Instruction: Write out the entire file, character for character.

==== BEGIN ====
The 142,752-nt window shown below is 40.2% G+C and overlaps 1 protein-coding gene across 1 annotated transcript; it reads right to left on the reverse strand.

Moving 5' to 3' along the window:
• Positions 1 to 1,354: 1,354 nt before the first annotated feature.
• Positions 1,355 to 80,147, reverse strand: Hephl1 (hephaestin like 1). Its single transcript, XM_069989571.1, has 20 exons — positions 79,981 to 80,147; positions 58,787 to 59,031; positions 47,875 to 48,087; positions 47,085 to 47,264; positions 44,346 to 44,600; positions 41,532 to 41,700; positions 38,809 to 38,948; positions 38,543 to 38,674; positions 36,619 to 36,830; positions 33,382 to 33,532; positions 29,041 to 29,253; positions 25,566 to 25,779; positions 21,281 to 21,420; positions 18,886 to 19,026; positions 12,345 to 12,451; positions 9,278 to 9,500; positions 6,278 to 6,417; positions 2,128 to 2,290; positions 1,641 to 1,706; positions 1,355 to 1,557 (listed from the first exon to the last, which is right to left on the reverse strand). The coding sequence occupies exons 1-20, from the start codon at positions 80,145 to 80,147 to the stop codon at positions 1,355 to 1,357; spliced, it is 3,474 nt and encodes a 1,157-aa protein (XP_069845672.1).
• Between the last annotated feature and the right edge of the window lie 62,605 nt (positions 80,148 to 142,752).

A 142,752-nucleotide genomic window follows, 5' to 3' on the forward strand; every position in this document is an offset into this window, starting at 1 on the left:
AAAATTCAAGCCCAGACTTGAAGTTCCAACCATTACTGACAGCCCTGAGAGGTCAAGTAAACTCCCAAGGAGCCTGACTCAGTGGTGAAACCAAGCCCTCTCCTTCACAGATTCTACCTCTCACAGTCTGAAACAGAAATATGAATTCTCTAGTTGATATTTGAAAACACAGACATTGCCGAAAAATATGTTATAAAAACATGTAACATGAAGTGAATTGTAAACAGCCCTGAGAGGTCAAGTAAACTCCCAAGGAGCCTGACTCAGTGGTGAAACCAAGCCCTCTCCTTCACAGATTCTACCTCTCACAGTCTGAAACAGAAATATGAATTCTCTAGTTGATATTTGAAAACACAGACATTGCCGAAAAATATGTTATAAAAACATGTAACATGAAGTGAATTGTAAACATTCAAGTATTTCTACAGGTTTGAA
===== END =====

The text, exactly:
The 142,752-nt window shown below is 40.2% G+C and overlaps 1 protein-coding gene across 1 annotated transcript; it reads right to left on the reverse strand.

Moving 5' to 3' along the window:
• Positions 1 to 1,354: 1,354 nt before the first annotated feature.
• Positions 1,355 to 80,147, reverse strand: Hephl1 (hephaestin like 1). Its single transcript, XM_069989571.1, has 20 exons — positions 79,981 to 80,147; positions 58,787 to 59,031; positions 47,875 to 48,087; positions 47,085 to 47,264; positions 44,346 to 44,600; positions 41,532 to 41,700; positions 38,809 to 38,948; positions 38,543 to 38,674; positions 36,619 to 36,830; positions 33,382 to 33,532; positions 29,041 to 29,253; positions 25,566 to 25,779; positions 21,281 to 21,420; positions 18,886 to 19,026; positions 12,345 to 12,451; positions 9,278 to 9,500; positions 6,278 to 6,417; positions 2,128 to 2,290; positions 1,641 to 1,706; positions 1,355 to 1,557 (listed from the first exon to the last, which is right to left on the reverse strand). The coding sequence occupies exons 1-20, from the start codon at positions 80,145 to 80,147 to the stop codon at positions 1,355 to 1,357; spliced, it is 3,474 nt and encodes a 1,157-aa protein (XP_069845672.1).
• Between the last annotated feature and the right edge of the window lie 62,605 nt (positions 80,148 to 142,752).

A 142,752-nucleotide genomic window follows, 5' to 3' on the forward strand; every position in this document is an offset into this window, starting at 1 on the left:
AAAATTCAAGCCCAGACTTGAAGTTCCAACCATTACTGACAGCCCTGAGAGGTCAAGTAAACTCCCAAGGAGCCTGACTCAGTGGTGAAACCAAGCCCTCTCCTTCACAGATTCTACCTCTCACAGTCTGAAACAGAAATATGAATTCTCTAGTTGATATTTGAAAACACAGACATTGCCGAAAAATATGTTATAAAAACATGTAACATGAAGTGAATTGTAAACAGCCCTGAGAGGTCAAGTAAACTCCCAAGGAGCCTGACTCAGTGGTGAAACCAAGCCCTCTCCTTCACAGATTCTACCTCTCACAGTCTGAAACAGAAATATGAATTCTCTAGTTGATATTTGAAAACACAGACATTGCCGAAAAATATGTTATAAAAACATGTAACATGAAGTGAATTGTAAACATTCAAGTATTTCTACAGGTTTGAA